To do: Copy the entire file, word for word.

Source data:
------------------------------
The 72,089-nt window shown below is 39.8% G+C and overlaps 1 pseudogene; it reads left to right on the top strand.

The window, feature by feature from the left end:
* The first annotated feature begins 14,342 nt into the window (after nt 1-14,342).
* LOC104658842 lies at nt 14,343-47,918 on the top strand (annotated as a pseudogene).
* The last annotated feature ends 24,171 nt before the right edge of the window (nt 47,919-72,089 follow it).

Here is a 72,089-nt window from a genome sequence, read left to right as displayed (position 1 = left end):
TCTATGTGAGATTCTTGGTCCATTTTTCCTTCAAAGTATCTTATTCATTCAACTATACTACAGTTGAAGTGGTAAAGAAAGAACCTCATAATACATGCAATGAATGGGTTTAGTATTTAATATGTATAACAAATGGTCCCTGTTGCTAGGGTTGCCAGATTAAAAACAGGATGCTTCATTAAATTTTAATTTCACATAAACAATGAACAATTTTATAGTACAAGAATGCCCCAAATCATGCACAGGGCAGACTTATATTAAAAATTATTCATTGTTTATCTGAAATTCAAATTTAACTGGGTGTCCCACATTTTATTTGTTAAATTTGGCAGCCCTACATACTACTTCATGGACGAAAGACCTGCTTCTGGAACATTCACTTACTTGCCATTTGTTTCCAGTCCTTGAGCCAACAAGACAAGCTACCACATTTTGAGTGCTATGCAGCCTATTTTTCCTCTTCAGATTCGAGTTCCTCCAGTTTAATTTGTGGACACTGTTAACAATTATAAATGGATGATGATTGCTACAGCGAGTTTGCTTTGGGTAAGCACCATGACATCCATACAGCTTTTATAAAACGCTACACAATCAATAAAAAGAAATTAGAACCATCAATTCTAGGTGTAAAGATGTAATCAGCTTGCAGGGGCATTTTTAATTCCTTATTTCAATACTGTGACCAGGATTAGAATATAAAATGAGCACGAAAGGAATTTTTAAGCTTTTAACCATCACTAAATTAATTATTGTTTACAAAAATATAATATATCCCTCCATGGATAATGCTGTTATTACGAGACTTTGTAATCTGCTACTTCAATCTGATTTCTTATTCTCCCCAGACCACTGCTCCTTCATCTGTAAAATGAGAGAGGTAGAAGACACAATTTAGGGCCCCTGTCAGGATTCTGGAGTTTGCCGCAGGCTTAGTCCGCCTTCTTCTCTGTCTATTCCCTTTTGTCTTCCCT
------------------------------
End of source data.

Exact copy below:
The 72,089-nt window shown below is 39.8% G+C and overlaps 1 pseudogene; it reads left to right on the top strand.

The window, feature by feature from the left end:
* The first annotated feature begins 14,342 nt into the window (after nt 1-14,342).
* LOC104658842 lies at nt 14,343-47,918 on the top strand (annotated as a pseudogene).
* The last annotated feature ends 24,171 nt before the right edge of the window (nt 47,919-72,089 follow it).

Here is a 72,089-nt window from a genome sequence, read left to right as displayed (position 1 = left end):
TCTATGTGAGATTCTTGGTCCATTTTTCCTTCAAAGTATCTTATTCATTCAACTATACTACAGTTGAAGTGGTAAAGAAAGAACCTCATAATACATGCAATGAATGGGTTTAGTATTTAATATGTATAACAAATGGTCCCTGTTGCTAGGGTTGCCAGATTAAAAACAGGATGCTTCATTAAATTTTAATTTCACATAAACAATGAACAATTTTATAGTACAAGAATGCCCCAAATCATGCACAGGGCAGACTTATATTAAAAATTATTCATTGTTTATCTGAAATTCAAATTTAACTGGGTGTCCCACATTTTATTTGTTAAATTTGGCAGCCCTACATACTACTTCATGGACGAAAGACCTGCTTCTGGAACATTCACTTACTTGCCATTTGTTTCCAGTCCTTGAGCCAACAAGACAAGCTACCACATTTTGAGTGCTATGCAGCCTATTTTTCCTCTTCAGATTCGAGTTCCTCCAGTTTAATTTGTGGACACTGTTAACAATTATAAATGGATGATGATTGCTACAGCGAGTTTGCTTTGGGTAAGCACCATGACATCCATACAGCTTTTATAAAACGCTACACAATCAATAAAAAGAAATTAGAACCATCAATTCTAGGTGTAAAGATGTAATCAGCTTGCAGGGGCATTTTTAATTCCTTATTTCAATACTGTGACCAGGATTAGAATATAAAATGAGCACGAAAGGAATTTTTAAGCTTTTAACCATCACTAAATTAATTATTGTTTACAAAAATATAATATATCCCTCCATGGATAATGCTGTTATTACGAGACTTTGTAATCTGCTACTTCAATCTGATTTCTTATTCTCCCCAGACCACTGCTCCTTCATCTGTAAAATGAGAGAGGTAGAAGACACAATTTAGGGCCCCTGTCAGGATTCTGGAGTTTGCCGCAGGCTTAGTCCGCCTTCTTCTCTGTCTATTCCCTTTTGTCTTCCCT